A stock market gaining confidence in the nation's financial system bolted higher today, propelling the Dow Jones industrials and Standard & Poor's 500 index to their first four-day advance since last spring.
NEW YORK — Wall Street accomplished a feat today that seemed impossible just a week ago, rallying and propelling the Dow Jones industrial average and Standard & Poor’s 500 index to their fourth straight winning sessions. Investors’ growing confidence in the nation’s financial system fed this latest advance.
At the close, the Dow Jones industrial average was up 247.14, or 2.9 percent, at 8,726.61. The Standard & Poor’s 500 index was up 30.29, or 3.5 percent, to 887.68, and the tech-heavy Nasdaq composite index was up 67.37, or 4.6 percent, to 1,532.10.
The market reversed losses from earlier in the session today after President-elect Obama pledged he would have a plan to deal with the nation’s economic crisis on his first day in office. After filling more spots to his economic team, Obama stated that “help is on the way.”
Obama’s remarks were calming after the day’s economic reports, which pointed to more weakness. The government reported unemployment at recessionary levels, new home sales at their lowest level in nearly 18 years, another plunge in consumer spending, and factory orders for big-ticket items down by the largest amount in two years.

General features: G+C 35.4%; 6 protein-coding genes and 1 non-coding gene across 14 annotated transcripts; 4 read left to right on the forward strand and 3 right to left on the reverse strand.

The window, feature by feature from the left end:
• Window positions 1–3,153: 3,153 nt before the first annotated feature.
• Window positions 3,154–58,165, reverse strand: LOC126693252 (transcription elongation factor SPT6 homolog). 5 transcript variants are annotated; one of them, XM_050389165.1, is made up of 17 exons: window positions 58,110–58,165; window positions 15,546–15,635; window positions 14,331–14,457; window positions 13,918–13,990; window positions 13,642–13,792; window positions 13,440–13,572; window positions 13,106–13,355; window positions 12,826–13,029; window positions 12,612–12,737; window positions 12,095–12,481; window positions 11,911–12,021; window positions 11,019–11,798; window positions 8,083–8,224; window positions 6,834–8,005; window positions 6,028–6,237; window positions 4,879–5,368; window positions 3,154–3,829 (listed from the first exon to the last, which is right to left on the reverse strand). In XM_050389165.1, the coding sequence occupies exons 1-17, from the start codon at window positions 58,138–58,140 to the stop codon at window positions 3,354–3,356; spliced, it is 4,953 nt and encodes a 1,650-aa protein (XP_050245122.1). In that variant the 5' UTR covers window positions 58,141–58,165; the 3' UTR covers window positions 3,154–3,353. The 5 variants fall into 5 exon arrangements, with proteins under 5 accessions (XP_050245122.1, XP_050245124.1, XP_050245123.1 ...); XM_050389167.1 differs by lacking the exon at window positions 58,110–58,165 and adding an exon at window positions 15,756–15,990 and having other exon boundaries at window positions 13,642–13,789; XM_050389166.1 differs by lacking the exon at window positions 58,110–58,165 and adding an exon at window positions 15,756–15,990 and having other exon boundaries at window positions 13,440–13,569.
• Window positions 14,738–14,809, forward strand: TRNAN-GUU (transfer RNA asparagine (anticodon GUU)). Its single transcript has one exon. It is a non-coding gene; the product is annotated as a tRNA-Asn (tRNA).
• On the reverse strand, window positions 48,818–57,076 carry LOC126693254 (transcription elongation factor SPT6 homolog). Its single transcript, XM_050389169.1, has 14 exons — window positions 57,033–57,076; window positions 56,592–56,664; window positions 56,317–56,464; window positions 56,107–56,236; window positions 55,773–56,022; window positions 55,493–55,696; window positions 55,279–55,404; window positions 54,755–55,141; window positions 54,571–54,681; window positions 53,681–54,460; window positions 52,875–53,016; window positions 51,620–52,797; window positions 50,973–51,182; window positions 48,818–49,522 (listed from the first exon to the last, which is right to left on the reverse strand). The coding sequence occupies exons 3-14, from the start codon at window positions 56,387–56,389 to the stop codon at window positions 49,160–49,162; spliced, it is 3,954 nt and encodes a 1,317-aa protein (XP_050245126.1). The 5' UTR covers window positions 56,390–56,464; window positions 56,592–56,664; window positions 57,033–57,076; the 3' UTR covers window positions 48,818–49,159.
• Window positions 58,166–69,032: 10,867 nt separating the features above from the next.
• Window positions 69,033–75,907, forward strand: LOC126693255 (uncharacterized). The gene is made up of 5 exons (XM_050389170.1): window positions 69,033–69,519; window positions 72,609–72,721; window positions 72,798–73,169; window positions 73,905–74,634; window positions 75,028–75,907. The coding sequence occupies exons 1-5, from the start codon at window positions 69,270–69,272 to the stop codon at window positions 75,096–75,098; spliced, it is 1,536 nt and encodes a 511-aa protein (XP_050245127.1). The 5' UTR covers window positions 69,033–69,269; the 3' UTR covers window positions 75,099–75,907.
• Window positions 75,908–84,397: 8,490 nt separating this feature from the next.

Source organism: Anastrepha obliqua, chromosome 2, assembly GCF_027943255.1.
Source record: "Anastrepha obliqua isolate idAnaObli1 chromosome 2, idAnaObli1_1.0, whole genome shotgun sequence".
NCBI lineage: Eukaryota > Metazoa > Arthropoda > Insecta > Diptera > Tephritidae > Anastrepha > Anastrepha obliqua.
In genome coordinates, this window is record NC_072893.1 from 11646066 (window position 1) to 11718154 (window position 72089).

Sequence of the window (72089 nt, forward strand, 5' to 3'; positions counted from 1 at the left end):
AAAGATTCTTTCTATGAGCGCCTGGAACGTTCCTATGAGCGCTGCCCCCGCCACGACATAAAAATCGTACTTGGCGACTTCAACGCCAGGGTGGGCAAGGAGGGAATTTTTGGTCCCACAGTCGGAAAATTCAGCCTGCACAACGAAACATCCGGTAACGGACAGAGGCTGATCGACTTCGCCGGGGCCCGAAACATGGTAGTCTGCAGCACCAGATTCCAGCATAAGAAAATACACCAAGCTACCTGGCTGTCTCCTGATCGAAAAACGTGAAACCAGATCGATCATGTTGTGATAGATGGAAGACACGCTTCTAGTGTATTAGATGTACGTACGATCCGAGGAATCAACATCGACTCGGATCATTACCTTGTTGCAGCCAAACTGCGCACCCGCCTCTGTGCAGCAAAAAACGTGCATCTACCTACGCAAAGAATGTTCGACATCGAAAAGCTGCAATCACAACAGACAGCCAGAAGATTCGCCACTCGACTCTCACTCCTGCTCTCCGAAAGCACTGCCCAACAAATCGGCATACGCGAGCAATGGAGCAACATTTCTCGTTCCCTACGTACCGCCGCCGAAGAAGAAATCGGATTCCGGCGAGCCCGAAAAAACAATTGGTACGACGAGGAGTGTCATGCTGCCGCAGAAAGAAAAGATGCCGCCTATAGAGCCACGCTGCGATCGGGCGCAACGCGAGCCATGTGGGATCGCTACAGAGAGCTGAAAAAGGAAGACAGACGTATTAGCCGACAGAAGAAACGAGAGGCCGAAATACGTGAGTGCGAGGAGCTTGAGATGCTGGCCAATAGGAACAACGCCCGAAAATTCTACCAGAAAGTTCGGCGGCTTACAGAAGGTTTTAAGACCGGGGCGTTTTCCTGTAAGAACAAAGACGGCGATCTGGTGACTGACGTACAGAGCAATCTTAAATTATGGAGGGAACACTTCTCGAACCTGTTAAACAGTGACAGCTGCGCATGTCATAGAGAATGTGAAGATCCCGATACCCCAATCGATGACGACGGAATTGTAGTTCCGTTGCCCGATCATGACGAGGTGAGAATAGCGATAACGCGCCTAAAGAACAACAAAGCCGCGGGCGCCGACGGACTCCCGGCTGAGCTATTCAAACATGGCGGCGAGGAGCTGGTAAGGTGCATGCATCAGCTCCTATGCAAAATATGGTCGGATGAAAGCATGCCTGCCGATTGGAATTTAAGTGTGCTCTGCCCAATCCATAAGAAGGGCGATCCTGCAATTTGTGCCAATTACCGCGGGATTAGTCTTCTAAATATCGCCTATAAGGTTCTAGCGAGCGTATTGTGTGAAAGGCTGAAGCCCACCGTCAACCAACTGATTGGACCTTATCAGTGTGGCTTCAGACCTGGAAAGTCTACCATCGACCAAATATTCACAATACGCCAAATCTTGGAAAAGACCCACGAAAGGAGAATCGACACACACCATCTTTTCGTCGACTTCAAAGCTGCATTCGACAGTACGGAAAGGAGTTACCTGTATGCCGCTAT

Most Read Business Stories
- 1 house, 45 offers: Homebuyers in Western Washington hard-pressed as supply remains scarce
- 55,000 in Washington state may have to pay back thousands in jobless benefits
- Boeing made an entire fake neighborhood to hide its bombers from potential WWII airstrikes
- Seattle artists worry potential sale of historic INS building could spell the end for their studios
- Amazon's telehealth arm quietly expands to 21 more states
The major indexes built on their gains through the afternoon, but analysts cautioned that this latest advance came on light preholiday volume.
“What we’re seeing in the market is basically a light-volume shrugging off of bad news, which is very encouraging in the short term,” said Sal Arnuk, co-head of equity trading at Themis Trading.
Still, the market was putting together a string of advances that seemed impossible to achieve in the depths of selling that began in mid-September after the collapse of Lehman Brothers.
“Sentiment has turned slightly more positive over the past few days with some of the government packages in the U.S. and the stimulus programs that have been announced,” said Michael Sheldon, chief market strategist at RDM Financial Group. “That might help turn the tide.”